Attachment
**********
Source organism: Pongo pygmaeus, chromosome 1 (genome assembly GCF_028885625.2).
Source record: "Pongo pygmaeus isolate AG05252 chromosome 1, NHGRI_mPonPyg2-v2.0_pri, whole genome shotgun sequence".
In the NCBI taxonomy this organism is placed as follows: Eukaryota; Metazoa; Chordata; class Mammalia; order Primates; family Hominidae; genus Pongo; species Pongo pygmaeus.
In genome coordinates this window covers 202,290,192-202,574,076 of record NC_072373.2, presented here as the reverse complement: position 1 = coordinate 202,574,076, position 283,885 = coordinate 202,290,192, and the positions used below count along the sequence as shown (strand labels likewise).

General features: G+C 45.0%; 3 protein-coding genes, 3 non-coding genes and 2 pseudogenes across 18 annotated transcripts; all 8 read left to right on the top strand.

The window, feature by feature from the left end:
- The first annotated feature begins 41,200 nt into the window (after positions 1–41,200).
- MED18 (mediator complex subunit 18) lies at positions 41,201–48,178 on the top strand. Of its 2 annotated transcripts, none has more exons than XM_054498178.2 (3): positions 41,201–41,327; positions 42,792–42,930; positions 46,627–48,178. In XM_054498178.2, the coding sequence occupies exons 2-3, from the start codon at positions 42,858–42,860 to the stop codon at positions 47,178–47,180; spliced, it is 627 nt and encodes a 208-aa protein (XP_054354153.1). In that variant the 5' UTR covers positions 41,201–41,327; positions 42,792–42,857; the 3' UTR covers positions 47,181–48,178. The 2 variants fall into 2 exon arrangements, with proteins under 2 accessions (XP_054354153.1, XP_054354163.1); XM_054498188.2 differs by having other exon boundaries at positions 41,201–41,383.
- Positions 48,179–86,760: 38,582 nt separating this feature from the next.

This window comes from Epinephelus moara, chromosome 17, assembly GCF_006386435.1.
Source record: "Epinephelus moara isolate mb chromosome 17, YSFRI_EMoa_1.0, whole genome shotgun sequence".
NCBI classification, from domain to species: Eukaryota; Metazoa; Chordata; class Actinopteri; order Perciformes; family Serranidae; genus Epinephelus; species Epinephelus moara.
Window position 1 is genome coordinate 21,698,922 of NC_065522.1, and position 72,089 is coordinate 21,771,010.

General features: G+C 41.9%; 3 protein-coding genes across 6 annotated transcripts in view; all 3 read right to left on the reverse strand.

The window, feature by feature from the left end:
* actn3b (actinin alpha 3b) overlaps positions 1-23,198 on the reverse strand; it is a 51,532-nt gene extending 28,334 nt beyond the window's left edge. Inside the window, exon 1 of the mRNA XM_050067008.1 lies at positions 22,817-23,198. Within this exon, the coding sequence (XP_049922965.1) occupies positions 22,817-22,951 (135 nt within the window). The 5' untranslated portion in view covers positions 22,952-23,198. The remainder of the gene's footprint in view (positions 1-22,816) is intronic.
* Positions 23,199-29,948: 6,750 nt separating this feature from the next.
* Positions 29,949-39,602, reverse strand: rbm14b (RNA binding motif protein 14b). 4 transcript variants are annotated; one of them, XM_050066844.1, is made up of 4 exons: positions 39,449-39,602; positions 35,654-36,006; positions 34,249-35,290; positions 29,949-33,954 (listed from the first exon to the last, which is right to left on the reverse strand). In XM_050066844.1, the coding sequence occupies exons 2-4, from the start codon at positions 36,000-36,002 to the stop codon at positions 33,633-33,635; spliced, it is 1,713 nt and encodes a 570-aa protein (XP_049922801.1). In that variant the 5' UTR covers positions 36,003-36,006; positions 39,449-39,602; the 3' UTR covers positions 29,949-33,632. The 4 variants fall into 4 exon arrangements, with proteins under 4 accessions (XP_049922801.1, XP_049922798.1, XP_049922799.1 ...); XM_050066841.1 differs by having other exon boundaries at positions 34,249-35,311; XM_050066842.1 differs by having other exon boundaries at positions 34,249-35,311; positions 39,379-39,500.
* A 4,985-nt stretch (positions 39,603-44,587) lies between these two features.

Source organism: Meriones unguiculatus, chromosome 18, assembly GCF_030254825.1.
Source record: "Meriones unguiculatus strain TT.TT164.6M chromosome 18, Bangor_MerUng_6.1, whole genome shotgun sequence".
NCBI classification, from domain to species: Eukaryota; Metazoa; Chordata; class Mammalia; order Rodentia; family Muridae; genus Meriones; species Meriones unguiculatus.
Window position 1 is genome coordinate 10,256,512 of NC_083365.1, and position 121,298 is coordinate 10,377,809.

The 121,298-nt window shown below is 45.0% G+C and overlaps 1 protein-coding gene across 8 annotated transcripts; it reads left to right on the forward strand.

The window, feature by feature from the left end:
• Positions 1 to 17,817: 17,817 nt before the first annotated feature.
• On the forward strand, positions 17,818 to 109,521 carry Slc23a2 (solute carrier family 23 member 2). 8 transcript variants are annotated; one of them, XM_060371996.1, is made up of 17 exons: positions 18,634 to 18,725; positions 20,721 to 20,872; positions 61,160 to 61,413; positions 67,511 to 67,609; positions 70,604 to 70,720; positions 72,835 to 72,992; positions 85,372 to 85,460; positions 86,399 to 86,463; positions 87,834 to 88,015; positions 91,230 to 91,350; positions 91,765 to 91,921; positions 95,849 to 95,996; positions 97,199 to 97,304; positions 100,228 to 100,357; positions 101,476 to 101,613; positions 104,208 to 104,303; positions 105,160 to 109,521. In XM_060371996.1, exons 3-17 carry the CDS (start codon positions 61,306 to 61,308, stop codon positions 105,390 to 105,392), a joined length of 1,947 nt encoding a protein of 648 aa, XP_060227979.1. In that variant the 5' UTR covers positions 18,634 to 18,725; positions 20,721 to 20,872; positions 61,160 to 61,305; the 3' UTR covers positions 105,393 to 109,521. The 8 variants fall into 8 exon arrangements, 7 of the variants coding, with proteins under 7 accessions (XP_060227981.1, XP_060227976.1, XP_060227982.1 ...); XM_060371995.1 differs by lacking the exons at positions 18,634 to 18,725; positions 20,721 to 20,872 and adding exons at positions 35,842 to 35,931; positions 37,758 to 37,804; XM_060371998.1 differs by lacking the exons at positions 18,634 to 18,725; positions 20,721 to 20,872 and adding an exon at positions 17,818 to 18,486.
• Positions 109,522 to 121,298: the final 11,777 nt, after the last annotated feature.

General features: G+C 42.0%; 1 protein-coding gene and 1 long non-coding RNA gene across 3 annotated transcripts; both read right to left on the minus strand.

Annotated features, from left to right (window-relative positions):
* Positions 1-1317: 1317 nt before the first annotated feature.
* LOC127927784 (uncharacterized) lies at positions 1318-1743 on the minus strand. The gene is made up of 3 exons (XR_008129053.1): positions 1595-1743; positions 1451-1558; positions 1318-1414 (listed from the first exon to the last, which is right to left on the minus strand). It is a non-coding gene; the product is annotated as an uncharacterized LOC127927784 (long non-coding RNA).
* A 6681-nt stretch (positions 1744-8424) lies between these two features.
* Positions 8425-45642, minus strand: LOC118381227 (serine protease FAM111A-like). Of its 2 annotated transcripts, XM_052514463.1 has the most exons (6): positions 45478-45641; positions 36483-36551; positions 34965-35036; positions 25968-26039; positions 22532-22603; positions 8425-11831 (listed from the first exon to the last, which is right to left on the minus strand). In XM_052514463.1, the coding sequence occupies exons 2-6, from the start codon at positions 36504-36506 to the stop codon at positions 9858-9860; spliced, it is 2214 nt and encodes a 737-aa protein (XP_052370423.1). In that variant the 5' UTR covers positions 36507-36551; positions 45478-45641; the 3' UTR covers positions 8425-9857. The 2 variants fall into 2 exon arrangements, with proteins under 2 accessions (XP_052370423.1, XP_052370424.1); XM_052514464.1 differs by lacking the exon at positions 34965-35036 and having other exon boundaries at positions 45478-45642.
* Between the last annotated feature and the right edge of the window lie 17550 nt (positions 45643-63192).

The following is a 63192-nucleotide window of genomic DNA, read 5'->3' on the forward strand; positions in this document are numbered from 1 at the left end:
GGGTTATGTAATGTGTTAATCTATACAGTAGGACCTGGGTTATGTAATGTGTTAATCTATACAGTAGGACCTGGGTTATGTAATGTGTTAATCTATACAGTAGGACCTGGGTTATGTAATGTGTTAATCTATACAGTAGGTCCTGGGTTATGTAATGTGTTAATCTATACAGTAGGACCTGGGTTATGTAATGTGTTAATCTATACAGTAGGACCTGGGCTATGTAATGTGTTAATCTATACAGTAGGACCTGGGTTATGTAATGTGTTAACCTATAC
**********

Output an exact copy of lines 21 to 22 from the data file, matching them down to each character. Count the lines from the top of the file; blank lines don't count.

Source record: "Meriones unguiculatus strain TT.TT164.6M chromosome 18, Bangor_MerUng_6.1, whole genome shotgun sequence".
NCBI classification, from domain to species: Eukaryota; Metazoa; Chordata; class Mammalia; order Rodentia; family Muridae; genus Meriones; species Meriones unguiculatus.